Today, the land where the highway would be constructed is mostly farmland or grassy. This just magnifies the type of highway construction this is: New Highway, new facility, new corridor. Below is what part of the corridor looks like today:
In times like today when the City of Tacoma and also our state has committed to reducing greenhouse gas emissions and vehicle miles traveled, the last thing that we need is a new highway. This new highway would promote more driving which can be both good in bad. Good in that travel times are reduced and distant places become more connected. However, it is also bad since cars today cause about 50% of the air pollution in our state, but also promote sprawl which promotes auto-dependency and a number of other negative consequences.
However, if nobody thought this was a good idea, it wouldn't be here in the first place. The project's biggest boosters, the Port of Tacoma and the Tacoma-Pierce Chamber recently touted a number of benefits over at the RAMP blog. In their post, they incorrectly claim that the highway itself will generate $10.1 billion and 79,000 jobs by 2025. If this were actually true, then it is a strong argument, but in fact the report (pdf) where these numbers come from states that these benefits come from the growth in the containerized cargo industry, not the highway itself. In all due respect, the report does note that having competitive cargo transit times is important in reigning in the containerized cargo business. However, it is a pity that something as awful as this highway project is being proposed as a remedy - surely there must be a better way.
The presence of the plan and momentum for this highway project underscores just how much importance is being placed on personal vehicle travel despite the numerous perennially unfunded transportation projects that still exist. This includes Pierce Transit's budget shortfall, extending Tacoma Link and finding sustainable funding for Tacoma's Mobility Master Plan, not to mention fixing up the local streets throughout our cities. It reminds me all over of this great comparison made a few months ago by Eric de Place over at Sightline:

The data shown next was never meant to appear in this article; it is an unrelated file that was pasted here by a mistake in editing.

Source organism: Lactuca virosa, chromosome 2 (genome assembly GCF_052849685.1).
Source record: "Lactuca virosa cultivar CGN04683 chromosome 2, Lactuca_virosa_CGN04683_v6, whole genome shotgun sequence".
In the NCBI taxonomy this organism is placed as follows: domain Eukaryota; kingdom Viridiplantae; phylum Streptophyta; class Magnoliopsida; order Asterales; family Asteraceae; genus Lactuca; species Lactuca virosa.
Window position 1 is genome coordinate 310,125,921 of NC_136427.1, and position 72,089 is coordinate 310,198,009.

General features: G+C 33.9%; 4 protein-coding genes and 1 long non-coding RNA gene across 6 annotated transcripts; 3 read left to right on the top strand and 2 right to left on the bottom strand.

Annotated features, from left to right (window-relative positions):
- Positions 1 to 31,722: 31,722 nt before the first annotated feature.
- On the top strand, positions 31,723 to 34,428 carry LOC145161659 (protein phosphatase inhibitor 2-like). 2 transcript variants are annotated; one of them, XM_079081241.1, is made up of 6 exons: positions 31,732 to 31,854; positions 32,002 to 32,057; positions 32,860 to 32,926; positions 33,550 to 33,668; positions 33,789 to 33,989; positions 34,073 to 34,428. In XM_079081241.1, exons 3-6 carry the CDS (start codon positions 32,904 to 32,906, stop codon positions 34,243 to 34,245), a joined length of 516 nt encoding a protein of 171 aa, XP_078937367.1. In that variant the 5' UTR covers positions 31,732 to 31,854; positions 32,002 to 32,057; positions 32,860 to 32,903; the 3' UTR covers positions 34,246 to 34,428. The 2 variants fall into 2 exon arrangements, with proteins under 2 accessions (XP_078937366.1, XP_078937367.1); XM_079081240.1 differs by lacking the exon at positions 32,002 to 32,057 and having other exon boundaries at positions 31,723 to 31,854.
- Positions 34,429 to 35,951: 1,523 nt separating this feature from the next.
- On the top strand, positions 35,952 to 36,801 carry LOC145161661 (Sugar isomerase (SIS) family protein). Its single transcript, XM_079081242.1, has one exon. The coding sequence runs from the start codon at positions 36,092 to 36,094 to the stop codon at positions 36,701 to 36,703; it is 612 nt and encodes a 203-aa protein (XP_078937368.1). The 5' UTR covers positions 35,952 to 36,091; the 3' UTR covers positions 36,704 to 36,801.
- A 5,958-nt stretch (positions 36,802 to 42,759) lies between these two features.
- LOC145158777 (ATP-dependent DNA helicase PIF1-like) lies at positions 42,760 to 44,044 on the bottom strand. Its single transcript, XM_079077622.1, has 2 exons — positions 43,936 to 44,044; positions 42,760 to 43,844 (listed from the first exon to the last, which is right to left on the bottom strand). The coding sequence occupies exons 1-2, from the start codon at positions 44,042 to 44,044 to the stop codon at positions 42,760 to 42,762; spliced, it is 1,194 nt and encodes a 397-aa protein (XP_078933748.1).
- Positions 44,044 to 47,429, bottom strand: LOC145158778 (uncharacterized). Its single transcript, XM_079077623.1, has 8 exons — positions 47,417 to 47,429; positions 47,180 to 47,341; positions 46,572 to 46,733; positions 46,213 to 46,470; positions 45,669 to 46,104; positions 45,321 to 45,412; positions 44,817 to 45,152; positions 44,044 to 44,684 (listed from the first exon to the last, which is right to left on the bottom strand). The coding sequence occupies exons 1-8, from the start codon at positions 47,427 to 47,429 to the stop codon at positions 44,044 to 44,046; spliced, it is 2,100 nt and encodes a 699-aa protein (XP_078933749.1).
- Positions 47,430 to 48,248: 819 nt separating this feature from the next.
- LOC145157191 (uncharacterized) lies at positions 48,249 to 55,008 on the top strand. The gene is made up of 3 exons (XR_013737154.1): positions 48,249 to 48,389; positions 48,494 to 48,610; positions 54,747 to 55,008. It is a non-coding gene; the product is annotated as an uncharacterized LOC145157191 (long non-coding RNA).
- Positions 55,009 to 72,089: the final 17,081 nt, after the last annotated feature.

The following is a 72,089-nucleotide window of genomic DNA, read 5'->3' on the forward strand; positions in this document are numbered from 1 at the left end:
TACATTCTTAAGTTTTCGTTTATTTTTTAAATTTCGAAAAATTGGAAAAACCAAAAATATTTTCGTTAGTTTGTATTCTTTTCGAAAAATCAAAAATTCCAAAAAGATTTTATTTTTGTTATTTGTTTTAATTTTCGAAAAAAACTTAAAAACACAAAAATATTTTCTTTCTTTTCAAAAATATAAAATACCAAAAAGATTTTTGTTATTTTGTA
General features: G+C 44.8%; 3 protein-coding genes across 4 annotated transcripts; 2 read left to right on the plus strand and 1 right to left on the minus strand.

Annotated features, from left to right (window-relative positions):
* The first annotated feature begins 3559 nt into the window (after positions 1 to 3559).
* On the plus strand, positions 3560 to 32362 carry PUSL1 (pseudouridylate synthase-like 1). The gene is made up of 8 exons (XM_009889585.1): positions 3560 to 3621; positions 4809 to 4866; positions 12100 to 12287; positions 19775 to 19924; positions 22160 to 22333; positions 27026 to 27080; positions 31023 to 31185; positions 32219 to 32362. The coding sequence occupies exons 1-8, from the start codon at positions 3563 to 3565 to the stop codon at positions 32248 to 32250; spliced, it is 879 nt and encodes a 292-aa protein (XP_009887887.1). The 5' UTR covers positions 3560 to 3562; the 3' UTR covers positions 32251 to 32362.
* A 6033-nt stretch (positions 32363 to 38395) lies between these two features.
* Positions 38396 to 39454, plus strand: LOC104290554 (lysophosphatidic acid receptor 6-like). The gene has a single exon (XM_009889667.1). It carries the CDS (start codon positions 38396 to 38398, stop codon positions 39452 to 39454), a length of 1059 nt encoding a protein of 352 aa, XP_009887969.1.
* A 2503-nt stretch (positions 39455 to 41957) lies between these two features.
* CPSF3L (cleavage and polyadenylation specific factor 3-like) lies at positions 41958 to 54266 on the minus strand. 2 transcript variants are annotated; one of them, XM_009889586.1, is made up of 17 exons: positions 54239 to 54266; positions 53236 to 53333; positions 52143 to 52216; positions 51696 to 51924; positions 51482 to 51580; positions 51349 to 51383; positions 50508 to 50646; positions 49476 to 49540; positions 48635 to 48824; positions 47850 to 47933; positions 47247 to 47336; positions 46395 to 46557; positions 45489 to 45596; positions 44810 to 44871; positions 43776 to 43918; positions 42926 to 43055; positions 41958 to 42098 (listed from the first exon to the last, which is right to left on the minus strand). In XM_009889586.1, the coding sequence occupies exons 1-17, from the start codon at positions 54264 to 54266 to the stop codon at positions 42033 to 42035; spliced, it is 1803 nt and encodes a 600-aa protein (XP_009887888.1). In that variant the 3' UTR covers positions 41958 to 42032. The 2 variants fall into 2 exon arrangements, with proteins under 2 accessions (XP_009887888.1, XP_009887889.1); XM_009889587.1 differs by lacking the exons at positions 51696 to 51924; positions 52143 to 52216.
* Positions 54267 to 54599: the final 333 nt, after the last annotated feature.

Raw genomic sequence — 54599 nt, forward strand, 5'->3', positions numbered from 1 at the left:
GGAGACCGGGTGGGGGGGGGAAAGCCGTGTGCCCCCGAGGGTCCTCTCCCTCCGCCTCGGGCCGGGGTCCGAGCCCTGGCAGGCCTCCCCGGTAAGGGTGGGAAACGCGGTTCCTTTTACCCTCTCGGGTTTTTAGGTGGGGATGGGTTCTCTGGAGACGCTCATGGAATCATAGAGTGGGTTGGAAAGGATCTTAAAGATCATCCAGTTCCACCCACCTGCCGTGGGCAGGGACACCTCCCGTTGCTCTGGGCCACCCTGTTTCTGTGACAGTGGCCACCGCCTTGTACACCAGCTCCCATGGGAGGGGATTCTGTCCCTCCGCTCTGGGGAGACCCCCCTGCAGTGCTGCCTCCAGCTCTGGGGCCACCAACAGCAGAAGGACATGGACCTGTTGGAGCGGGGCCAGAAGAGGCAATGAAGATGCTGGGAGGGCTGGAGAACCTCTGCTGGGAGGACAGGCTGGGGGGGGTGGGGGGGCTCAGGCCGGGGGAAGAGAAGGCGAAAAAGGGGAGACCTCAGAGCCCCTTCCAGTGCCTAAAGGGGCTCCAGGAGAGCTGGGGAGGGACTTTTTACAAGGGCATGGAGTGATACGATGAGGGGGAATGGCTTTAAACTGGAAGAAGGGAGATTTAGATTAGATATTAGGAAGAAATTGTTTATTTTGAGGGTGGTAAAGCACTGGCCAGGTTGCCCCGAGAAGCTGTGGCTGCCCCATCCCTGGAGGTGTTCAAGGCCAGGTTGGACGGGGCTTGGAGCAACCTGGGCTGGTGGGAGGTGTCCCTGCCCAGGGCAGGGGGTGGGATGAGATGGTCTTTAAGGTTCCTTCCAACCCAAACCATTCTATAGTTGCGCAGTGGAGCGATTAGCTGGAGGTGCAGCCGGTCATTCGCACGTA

This is basically the very same thing over again in Tacoma. Tacoma's mobility master plan is estimated to cost $38.5 million for the entire build-out, Pierce Transit's funding gap is $68 million and even extending Seattle's LINK Light Rail from South Federal Way to Tacoma Dome is estimated at $1.6 billion(pdf). Yet somehow this $2 billion new highway is a higher priority?
Actually, this highway isn't a huge priority just yet. The City of Tacoma is about update their Legislative Policy Manual(pdf) with a whole new paragraph supporting this highway project. The update of the Legislative Policy Manual is in a pending city council agenda for September 28th(pdf) as resolution #12697. The new paragraph would read as follows:
Completion of SR-167 from Puyallup to the Port of Tacoma has been identified by the Legislature as a "mega project." The City believes that completion of this project should be a top priority. ...In summary, I believe that it is time for a shift in the way things are done in that our City and State should focus more on local roads, public transit and non-motorized transportation before new highways if ever focusing on new highways. This new highway would do more harm than good perpetuating intolerable levels of pollution and auto-dependency for the South Sound. Alternatively, there are a whole number of better ways to spend money transportation money if any is to be spent at all.
However, the momentum for this new highway project is strong and in all likelihood will prevail unless our community bitterly protests the project to the extent of knocking it out of our highway-crazy regional plans. We will keep you updated on this highway project, but urge you to badger your Tacoma City Council Member, State Legislator and even Congressperson in the meantime. If we do nothing, this might happen: